Brought up in a Mexican border town Tino de la Huerta has a bank of stories from the city to draw on to make films for online content, commercials and music videos. Recently signed to The Lift in Mexico City, YDA catches up with the new director.
Food, fashion, music videos … and then you blow us away with your amazing cinematic film for amnesty. They are all different styles, tone and feel. Can you tell us please about your background and what led you to directing?
I was born and raised in Nogales Arizona on the border between the United States and Mexico. I bring this up because there are a million stories that come from there. When I was 17 I travelled around the world. At first I thought my calling was acting, but as soon as I entered into the advertising world, I realized that that was the road I should take. I began working in publicity and later started directing.
Did you go to film school or are you self-taught?
I didn´t study at film school but I have a Bachelor’s Degree in Media. However everything I´ve learned has come from working.
Describe your childhood in one sentence please.
It is difficult to describe my childhood in one sentence, because being from a border city I had to confront many bumps along my way. Nogales is the entrance for narcotics into the USA and the exit for weapons and money from the States to Mexico. I witnessed it all from a very close distance, because lots of people I know, either ended up dead or in prison. On the other hand I grew up with only my sister and mother. She raised us both, and most importantly, she developed our characters and values. I have always said that I am what I am because of her.
You joined The Lift, Mexico last year – which piece of work initially caught their eye and are you shooting mainly commercials, music videos or content films?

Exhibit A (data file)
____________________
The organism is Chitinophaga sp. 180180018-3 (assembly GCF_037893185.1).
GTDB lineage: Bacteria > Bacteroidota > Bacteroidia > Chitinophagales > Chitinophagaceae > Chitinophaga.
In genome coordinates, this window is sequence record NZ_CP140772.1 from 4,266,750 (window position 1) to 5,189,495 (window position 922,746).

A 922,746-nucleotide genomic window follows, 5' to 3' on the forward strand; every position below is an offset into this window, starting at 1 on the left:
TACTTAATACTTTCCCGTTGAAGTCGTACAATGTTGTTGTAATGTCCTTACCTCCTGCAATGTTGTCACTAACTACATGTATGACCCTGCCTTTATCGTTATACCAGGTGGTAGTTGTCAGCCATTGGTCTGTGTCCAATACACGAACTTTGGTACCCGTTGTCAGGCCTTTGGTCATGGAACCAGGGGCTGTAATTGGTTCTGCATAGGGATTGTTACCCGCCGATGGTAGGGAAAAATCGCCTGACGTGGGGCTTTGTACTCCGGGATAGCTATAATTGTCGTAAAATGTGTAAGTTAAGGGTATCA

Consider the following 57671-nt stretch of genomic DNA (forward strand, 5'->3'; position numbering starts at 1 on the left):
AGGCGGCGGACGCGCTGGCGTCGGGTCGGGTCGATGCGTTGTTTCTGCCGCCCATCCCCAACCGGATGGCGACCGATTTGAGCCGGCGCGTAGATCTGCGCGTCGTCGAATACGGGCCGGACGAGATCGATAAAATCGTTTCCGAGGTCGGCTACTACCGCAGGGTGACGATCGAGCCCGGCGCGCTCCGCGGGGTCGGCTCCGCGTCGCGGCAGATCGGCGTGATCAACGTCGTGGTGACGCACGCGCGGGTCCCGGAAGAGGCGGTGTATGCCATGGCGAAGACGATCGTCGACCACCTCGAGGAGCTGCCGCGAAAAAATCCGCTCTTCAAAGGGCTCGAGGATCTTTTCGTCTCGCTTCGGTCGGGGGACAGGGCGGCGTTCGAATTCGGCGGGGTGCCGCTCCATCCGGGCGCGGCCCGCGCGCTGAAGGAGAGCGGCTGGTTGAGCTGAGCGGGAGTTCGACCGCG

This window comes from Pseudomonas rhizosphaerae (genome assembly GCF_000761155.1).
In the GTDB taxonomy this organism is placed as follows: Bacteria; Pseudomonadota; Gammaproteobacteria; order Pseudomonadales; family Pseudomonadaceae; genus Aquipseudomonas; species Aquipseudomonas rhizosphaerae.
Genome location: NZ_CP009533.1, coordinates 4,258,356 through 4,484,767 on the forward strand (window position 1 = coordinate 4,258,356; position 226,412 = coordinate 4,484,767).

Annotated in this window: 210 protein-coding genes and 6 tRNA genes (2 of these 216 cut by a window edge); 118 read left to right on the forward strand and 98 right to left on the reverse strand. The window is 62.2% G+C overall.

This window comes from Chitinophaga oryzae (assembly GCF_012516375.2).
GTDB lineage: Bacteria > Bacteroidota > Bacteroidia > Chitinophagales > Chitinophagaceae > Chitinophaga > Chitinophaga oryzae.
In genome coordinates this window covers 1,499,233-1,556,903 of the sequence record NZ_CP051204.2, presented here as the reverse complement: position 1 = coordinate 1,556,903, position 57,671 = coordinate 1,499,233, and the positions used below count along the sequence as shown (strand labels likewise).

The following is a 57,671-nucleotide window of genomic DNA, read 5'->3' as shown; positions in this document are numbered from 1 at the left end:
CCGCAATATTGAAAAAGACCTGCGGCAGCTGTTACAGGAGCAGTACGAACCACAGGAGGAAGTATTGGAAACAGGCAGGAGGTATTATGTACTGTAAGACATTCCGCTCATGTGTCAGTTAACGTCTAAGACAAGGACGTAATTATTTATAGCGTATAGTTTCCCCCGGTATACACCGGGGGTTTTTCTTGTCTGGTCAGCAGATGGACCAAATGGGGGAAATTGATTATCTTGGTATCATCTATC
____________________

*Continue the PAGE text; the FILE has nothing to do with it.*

To be honest I don’t know which piece was the one that caught their eye. But what I can say is that since the beginning there has been a lot of empathy between both sides and a lot of positivity. I am really happy to be part of The Lift roster, one of the best production houses in LATAM. Nowadays I film videos, content and commercials.
What are you currently working on?
I have just finished two commercials: one for a toy brand and another one for a drinks company. I am currently working on a music video for a Mexican band, and am also finishing the script for the next Amnesty International commercial, coming soon!
Is it a tough market for new directors in Mexico?
Yes it is tough, but only as tough as it is everywhere else. However, there is always work.
Do you collaborate with a cinematographer or do you operate the camera yourself? What’s your preferred camera.
At the beginning I did everything myself. As soon as the projects became bigger, I started to work with my DP Matias Penachino. In my opinion, he is one of the best in Mexico, who also happens to be a very close friend of mine.
In terms of my preferred camera, it is the ARRI ALEXA because of the range that it has, but I also like the EPIC. For practical use I love the Canon 5D Mark 3.
With a film like the Amnesty film did you use natural light more than lights?
I used led lights and streetlight. It was not easy, because it was a very intense video. I had to look after every detail such as the acting, the lighting, and the layout in order to tell the story. And also the fact that there were seven people inside a car, made it very uncomfortable!
What’s your method of developing a script – do you play with the visual narrative by sketching or do you write words and notes?
The principal aspect is the music. I always create and tell a story based on it. Since a very young age I played musical instruments, but I either never had the opportunity to really dedicate myself to music or I simply never took it. Music is what inspires me and from there, I start writing. I guess I am a frustrated musician.
Do you storyboard in detail or do you work more intuitively letting the film evolve on set?
I almost never use storyboards, generally I have a very clear idea of the layout of the story, and I always take more shots if there is a spare moment. There are however pieces that are very specific and demand a storyboard.
What are the most valuable lessons you’ve learnt about directing?
Getting to know myself more and having the opportunity to explore my creativity are the things that I love and always enjoy!